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East, the book provided for the American public a cognitive map of the new terrain of psychological warfare, a field that included propaganda (Hunters own specialty) and morale-building but also more covert programs, as well as the tactics of Communist interrogation and indoctrination that CIA director Allen Dulles dubbed brain warfare. Such operations defined a conflict that encompassed much of the globe and was untethered from any conventional battleground. Hunters new construct was perfectly matched to this new postwar geopolitical situation; it both grew out of and provided dramatic confirmation of the conceptual shift that marked the onset of the Cold War. As numerous scholars then and since have noted, the Cold War signaled a new era of conflicts not over direct domination but over spheres of influence. War was reconceived as having shifted from a battle to conquer geography to a battle to persuade hostile minds.6 Once the invention of brainwashing as a propaganda notion and practice is placed within a longer historical frame, it can be seen as part of a shift in forms of governmentality that made population rather than territory the key focus of administration and that correspondingly emphasized new methods of mass mobilization, ideological interpellation, and surveillance.7 At the same time, the birth of the national security state was marked by the institutionalization of a new and permanent state of emergency. One key moment in this development was the drafting in 1950 of National Security Council Report 68, a policy analysis that defined the new Cold War state of exception in terms of a paradigm that replaced containment with a global sense of threat and the need for forceful response.8 As U.S. specialists realized, this unending state of emergency demanded new forms of mental preparedness.9 Yet for a populace weary of conflict and still harboring deep isolationist tendencies, such preparedness and the sacrifices it implied demanded more than mere propaganda. As few other concepts could, brainwashing provided virtual laboratory demonstrations of what was at stake in the superpower conflict. Confined at first to Chinese citizens or to the trials of prominent Eastern Europeans like Cardinal Jzsef Mindszenty, the problem remained abstract. But it was soon brought closer to home with the first revelations of the strange behavior of U.S. Korean War POWs. Despite the considerable destruction and loss of life that marked this first test of the new national security paradigm, what turned the war into a major crisis for the United States was the spectacle of brainwashed American servicemenwhether confessing to germ warfare on radio broadcasts or refusing repatriation.10 From the first reports in the early 1950s the problem was cast as one in which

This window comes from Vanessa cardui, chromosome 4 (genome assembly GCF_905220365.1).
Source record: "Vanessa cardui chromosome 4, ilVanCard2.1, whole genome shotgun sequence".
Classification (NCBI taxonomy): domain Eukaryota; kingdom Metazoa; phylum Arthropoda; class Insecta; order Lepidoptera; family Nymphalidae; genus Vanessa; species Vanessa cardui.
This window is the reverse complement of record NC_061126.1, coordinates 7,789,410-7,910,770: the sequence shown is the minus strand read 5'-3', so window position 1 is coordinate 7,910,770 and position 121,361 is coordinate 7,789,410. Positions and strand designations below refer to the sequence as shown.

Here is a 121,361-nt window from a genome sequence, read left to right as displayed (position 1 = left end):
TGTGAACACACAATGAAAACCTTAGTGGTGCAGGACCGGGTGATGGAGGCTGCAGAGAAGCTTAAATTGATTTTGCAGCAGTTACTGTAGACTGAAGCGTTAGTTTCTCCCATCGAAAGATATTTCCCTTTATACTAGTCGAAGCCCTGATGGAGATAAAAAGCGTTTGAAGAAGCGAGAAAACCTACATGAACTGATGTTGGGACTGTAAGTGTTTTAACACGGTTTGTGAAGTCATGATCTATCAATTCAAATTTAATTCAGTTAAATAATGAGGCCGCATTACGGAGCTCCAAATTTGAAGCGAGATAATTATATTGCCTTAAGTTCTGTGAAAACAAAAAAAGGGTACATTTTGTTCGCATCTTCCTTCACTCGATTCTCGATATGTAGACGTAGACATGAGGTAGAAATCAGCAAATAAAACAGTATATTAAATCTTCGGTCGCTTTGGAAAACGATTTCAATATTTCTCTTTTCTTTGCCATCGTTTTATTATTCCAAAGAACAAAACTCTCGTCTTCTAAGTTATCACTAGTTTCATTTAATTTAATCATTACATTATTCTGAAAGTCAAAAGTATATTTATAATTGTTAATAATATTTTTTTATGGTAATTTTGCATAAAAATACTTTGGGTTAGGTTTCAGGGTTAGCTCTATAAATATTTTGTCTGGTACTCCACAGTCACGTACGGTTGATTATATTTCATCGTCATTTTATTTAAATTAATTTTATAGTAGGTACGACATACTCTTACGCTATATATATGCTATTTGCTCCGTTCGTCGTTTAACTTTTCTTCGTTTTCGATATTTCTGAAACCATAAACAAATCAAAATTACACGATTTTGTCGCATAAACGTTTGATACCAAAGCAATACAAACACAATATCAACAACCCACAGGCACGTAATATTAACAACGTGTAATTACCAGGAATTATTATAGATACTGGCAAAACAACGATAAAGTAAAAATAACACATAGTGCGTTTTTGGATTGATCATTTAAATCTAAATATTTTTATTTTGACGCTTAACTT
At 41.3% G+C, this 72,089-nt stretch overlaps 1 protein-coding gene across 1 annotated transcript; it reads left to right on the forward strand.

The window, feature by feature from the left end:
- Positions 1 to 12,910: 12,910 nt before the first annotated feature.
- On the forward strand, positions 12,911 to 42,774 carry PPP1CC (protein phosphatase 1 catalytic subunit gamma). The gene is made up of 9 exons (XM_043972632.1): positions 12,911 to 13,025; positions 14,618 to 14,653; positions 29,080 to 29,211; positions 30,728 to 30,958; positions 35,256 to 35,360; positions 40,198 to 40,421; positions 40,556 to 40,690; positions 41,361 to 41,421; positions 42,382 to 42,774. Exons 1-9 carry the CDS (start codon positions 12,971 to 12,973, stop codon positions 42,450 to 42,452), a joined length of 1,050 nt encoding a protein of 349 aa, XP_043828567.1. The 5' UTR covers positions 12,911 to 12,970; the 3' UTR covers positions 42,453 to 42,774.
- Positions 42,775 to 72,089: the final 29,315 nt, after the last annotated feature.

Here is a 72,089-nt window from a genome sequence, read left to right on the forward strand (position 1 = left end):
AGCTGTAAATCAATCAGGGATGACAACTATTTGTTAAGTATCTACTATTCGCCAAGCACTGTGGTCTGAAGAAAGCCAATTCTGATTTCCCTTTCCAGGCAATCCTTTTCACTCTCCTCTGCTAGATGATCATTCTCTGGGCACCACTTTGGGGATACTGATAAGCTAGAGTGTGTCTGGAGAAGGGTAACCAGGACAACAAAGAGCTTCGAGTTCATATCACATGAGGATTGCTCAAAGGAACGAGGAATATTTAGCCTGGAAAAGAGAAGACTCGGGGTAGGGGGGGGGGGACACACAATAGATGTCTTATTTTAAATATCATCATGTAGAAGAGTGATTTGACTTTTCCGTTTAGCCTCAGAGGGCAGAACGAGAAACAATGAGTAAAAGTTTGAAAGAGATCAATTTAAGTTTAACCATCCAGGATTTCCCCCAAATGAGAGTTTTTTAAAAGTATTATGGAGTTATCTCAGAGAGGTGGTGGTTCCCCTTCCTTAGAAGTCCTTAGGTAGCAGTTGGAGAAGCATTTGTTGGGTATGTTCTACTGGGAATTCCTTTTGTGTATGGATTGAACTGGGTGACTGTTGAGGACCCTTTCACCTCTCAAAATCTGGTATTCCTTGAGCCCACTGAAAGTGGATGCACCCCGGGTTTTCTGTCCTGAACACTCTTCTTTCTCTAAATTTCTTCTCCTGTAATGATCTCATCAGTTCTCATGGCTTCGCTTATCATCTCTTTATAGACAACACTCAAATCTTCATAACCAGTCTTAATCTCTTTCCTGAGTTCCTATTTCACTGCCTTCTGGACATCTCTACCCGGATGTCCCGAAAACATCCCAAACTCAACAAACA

Killen and Andriopoulos | Editors Introduction: On Brainwashing